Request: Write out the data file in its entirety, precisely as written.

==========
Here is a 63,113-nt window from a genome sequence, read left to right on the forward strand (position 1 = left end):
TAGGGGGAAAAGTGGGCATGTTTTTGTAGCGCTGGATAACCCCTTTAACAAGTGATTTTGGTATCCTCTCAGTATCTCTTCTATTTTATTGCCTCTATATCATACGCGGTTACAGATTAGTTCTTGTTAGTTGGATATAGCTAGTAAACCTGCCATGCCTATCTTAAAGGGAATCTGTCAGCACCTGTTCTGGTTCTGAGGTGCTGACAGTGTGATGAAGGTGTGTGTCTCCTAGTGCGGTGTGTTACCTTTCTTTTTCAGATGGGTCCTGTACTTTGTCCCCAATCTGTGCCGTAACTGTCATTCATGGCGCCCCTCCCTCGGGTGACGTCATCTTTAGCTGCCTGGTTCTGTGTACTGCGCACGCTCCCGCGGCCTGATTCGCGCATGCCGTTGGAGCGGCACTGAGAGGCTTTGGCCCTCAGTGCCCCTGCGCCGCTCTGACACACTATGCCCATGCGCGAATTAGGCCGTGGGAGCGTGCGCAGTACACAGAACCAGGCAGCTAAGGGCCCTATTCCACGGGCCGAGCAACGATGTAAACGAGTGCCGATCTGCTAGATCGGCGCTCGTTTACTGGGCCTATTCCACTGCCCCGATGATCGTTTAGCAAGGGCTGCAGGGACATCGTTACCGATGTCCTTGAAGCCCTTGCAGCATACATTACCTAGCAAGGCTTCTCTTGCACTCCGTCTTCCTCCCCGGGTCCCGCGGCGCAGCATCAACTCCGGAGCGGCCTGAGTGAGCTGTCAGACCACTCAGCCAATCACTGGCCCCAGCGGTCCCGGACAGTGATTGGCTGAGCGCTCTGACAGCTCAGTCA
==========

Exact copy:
Here is a 63,113-nt window from a genome sequence, read left to right on the forward strand (position 1 = left end):
TAGGGGGAAAAGTGGGCATGTTTTTGTAGCGCTGGATAACCCCTTTAACAAGTGATTTTGGTATCCTCTCAGTATCTCTTCTATTTTATTGCCTCTATATCATACGCGGTTACAGATTAGTTCTTGTTAGTTGGATATAGCTAGTAAACCTGCCATGCCTATCTTAAAGGGAATCTGTCAGCACCTGTTCTGGTTCTGAGGTGCTGACAGTGTGATGAAGGTGTGTGTCTCCTAGTGCGGTGTGTTACCTTTCTTTTTCAGATGGGTCCTGTACTTTGTCCCCAATCTGTGCCGTAACTGTCATTCATGGCGCCCCTCCCTCGGGTGACGTCATCTTTAGCTGCCTGGTTCTGTGTACTGCGCACGCTCCCGCGGCCTGATTCGCGCATGCCGTTGGAGCGGCACTGAGAGGCTTTGGCCCTCAGTGCCCCTGCGCCGCTCTGACACACTATGCCCATGCGCGAATTAGGCCGTGGGAGCGTGCGCAGTACACAGAACCAGGCAGCTAAGGGCCCTATTCCACGGGCCGAGCAACGATGTAAACGAGTGCCGATCTGCTAGATCGGCGCTCGTTTACTGGGCCTATTCCACTGCCCCGATGATCGTTTAGCAAGGGCTGCAGGGACATCGTTACCGATGTCCTTGAAGCCCTTGCAGCATACATTACCTAGCAAGGCTTCTCTTGCACTCCGTCTTCCTCCCCGGGTCCCGCGGCGCAGCATCAACTCCGGAGCGGCCTGAGTGAGCTGTCAGACCACTCAGCCAATCACTGGCCCCAGCGGTCCCGGACAGTGATTGGCTGAGCGCTCTGACAGCTCAGTCA